The Washington Post’s Greg Sargent argued that this is the best case scenario for repealing the policy since “[i]f Reid waits until New START is done before holding the vote on DADT, Senators could start going home once the treaty is resolved, dooming DADT repeal.” “By contrast, if the DADT repeal vote is done first, no Senator will leave Washington before START is resolved. So doing DADT repeal first doesn’t imperil START.”

To contact your senator, call the Capitol switchboard at 202-224-3121.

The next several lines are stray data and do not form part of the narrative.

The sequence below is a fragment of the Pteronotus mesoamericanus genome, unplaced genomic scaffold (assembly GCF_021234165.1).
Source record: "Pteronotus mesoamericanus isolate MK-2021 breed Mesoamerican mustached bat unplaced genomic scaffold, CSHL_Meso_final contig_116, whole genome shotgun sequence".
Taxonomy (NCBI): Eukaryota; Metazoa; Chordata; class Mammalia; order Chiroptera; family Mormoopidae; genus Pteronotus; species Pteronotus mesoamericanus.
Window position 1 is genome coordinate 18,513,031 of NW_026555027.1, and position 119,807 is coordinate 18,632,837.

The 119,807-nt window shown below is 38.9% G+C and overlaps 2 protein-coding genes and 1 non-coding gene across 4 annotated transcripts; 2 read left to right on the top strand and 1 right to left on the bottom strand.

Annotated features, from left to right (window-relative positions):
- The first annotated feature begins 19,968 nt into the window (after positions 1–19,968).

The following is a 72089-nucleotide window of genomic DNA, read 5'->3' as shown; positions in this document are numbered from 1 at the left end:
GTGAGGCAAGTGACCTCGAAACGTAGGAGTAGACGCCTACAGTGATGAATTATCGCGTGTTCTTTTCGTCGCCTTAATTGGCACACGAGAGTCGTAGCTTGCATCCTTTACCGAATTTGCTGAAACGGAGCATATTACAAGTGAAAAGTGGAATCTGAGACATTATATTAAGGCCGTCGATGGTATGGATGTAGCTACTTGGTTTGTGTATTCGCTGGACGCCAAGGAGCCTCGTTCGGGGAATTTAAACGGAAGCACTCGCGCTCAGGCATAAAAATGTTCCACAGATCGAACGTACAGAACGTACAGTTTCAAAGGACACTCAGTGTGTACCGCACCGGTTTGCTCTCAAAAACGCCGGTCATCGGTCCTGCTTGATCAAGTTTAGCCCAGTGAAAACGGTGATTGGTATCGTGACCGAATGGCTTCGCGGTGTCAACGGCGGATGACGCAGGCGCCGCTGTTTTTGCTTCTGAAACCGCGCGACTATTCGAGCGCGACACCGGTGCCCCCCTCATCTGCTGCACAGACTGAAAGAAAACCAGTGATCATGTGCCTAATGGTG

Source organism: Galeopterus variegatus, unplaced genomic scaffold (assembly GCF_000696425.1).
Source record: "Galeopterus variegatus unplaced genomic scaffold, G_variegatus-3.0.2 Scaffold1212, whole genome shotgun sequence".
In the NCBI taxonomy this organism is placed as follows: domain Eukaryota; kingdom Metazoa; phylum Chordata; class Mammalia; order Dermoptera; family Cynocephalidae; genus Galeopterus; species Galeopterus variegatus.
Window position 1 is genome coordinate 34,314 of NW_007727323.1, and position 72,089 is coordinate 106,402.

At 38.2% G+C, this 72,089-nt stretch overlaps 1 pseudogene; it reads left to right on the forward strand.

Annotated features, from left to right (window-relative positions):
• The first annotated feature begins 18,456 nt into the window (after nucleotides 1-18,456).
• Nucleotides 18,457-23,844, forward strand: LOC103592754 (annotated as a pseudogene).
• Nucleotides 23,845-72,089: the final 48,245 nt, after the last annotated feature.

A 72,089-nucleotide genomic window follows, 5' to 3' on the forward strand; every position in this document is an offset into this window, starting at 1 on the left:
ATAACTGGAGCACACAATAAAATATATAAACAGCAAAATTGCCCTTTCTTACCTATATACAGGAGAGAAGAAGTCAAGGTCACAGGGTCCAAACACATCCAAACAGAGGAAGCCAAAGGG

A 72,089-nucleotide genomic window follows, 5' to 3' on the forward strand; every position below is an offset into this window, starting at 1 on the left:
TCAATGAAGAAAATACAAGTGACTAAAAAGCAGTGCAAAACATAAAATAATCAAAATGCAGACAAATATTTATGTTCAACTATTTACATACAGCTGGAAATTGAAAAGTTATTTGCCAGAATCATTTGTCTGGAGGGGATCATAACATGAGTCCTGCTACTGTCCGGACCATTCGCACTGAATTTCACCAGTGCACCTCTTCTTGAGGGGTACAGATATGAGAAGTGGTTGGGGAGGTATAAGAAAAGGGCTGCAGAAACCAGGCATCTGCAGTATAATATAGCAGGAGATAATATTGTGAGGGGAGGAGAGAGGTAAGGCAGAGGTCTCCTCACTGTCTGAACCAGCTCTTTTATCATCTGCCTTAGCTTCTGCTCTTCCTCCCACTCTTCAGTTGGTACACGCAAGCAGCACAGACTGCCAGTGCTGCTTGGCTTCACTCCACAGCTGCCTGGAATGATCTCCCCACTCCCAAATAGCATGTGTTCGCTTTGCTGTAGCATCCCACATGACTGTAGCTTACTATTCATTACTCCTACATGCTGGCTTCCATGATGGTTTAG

—  John Wright

BREAKING: A new plan for DADT repeal

Details are emerging today about a new plan to pass a repeal of “don’t ask don’t tell” in the lame duck session of Congress.

Rep. Patrick Murphy, D-Pa., introduced DADT repeal legislation in the House this morning that could see a vote as early as Wednesday. The plan reportedly involves attaching DADT repeal as an amendment to a bill that has already passed the House and the Senate Armed Services Committee. The House amendment to a Senate bill will become “an amendment between the Houses” and holds “priviledged status,” allowing Senate Majority Leader Harry Reid to call it up at any time to the floor.